Radley Balko points out some interesting features of St. Louis County, Missouri that contribute to racial and socioeconomic disparities:
Some of the towns in St. Louis County can derive 40 percent or more of their annual revenue from the petty fines and fees collected by their municipal courts. A majority of these fines are for traffic offenses, but they can also include fines for fare-hopping on MetroLink (St. Louis’s light rail system), loud music and other noise ordinance violations, zoning violations for uncut grass or unkempt property, violations of occupancy permit restrictions, trespassing, wearing “saggy pants,” business license violations and vague infractions such as “disturbing the peace” or “affray” that give police officers a great deal of discretion to look for other violations. In a white paper released last month (PDF), the ArchCity Defenders found a large group of people outside the courthouse in Bel-Ridge who had been fined for not subscribing to the town’s only approved garbage collection service. They hadn’t been fined for having trash on their property, only for not paying for the only legal method the town had designated for disposing of trash…There are many towns in St. Louis County where the number of outstanding arrest warrants can exceed the number of residents, sometimes several times over. No town in Jackson County comes close to that: The highest ratios are in the towns of Grandview (about one warrant for every 3.7 residents), Independence (one warrant for every 3.5 residents), and Kansas City itself (one warrant for every 1.8 residents)…
Sales taxes are the primary source of revenue in most St. Louis County municipalities. Wealthier areas naturally see more retail sales, so the more affluent towns tend to be less reliant on municipal courts to generate revenue. In recent years a state pool was established to distribute sales taxes more evenly, but existing towns were permitted to opt out. Most did, of course. Perversely, this means that the collection of poorer towns stacked up along the east-west byways are far more reliant on municipal court revenues. That means they face much stronger incentives to squeeze their residents with fines, despite the fact that the residents of these towns are the people who are least likely to have the money to pay those fines, the least likely to have an attorney to fight the fines on their behalf, and for whom the consequences of failing to pay the fines can be the most damaging…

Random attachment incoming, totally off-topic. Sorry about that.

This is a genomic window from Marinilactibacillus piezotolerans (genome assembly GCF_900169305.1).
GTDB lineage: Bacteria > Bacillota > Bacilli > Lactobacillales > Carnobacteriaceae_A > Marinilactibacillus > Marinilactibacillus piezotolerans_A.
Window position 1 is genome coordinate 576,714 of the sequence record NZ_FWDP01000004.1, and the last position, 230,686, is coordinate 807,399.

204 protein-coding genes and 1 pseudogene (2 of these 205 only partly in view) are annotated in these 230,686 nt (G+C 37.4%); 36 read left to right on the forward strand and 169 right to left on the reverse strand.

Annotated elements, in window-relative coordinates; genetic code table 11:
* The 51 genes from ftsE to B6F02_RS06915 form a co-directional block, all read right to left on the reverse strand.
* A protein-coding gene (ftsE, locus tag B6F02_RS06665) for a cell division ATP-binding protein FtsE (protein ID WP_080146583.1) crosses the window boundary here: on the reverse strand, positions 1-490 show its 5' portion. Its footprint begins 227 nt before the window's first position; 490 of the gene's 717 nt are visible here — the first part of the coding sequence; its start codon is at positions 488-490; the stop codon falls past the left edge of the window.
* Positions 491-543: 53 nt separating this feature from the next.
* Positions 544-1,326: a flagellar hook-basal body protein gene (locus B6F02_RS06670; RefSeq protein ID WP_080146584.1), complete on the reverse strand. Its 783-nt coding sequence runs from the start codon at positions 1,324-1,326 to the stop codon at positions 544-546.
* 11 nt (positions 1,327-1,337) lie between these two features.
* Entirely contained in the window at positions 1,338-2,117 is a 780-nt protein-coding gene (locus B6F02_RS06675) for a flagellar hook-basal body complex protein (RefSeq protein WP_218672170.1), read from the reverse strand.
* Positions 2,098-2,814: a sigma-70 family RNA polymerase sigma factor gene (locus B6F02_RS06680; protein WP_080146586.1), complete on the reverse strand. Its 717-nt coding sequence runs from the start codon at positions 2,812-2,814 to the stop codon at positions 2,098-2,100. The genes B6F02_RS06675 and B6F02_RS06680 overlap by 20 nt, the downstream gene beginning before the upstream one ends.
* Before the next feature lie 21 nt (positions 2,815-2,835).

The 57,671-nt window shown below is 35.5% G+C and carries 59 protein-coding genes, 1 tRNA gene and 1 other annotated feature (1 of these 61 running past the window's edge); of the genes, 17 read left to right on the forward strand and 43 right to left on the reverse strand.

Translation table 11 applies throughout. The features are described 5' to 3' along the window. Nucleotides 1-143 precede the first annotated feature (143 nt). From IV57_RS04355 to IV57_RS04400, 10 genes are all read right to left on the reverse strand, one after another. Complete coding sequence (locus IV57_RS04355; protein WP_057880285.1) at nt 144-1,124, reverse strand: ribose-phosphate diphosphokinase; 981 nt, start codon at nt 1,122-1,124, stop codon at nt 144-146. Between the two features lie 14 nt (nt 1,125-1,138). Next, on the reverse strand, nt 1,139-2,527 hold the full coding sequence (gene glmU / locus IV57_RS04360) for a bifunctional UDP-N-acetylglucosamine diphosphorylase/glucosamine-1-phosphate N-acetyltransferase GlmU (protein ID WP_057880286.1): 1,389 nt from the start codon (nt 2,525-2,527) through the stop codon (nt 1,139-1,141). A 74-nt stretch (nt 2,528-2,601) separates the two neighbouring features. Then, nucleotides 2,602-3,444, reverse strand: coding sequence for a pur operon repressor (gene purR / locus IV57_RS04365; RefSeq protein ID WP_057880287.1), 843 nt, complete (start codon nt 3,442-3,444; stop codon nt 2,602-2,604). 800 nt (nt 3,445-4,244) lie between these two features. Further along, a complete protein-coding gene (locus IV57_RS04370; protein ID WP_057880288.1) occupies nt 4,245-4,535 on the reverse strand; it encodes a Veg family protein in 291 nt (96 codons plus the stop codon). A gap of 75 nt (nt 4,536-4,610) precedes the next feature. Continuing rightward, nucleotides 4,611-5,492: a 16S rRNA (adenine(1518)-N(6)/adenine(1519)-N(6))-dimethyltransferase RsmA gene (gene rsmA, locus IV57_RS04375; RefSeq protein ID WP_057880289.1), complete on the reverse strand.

“Until only relatively recently, the state of Missouri had almost no rules for municipal incorporation,” Gordon says. “In just about every other state, when a new new subdivision would spring up in an unincorporated area, the state would say, ‘If you want public services, you need to be annexed by the nearest town.’ In Missouri, you didn’t have that.”…
“The state’s one requirement before giving you the power to zone was that you had to incorporate and draw up a city plan,” Gordon says. “That plan could be as simple as getting an engineer to slap a ‘single family’ zone over the entire development. Your subdivision is now a town.”
Some interesting individual cases – of both individuals penalized and municipalities acting badly – interwoven throughout the piece. But, a complex maze of issues: a number of communities with limited tax bases which leads to a heavier reliance on fines, hitting residents with multiple penalties, and incorporation laws that led to a lot of small communities that can set up their own systems and struggle (or if wealthier, thrive) on their own.
While it might be temping to these issues as separate and important issues in their own right, I was struck that this is the sort of system that arises when white and wealthier residents are determined to keep poorer and non-white residents out. This goal was widespread in the American suburbs after World War II but it sounds this mix of communities outside of St. Louis was able to put together a potent system for keeping blacks in other suburbs. Even with civil rights legislation, there are still plenty of “legal” means to limit or harass non-white residents in such a way to keep them out of white and/or wealthier suburbs.
4 thoughts on “Oddities in St. Louis County that led to tensions: significant revenues from fines, permissive incorporation laws”
Radley Balko, not Rodney
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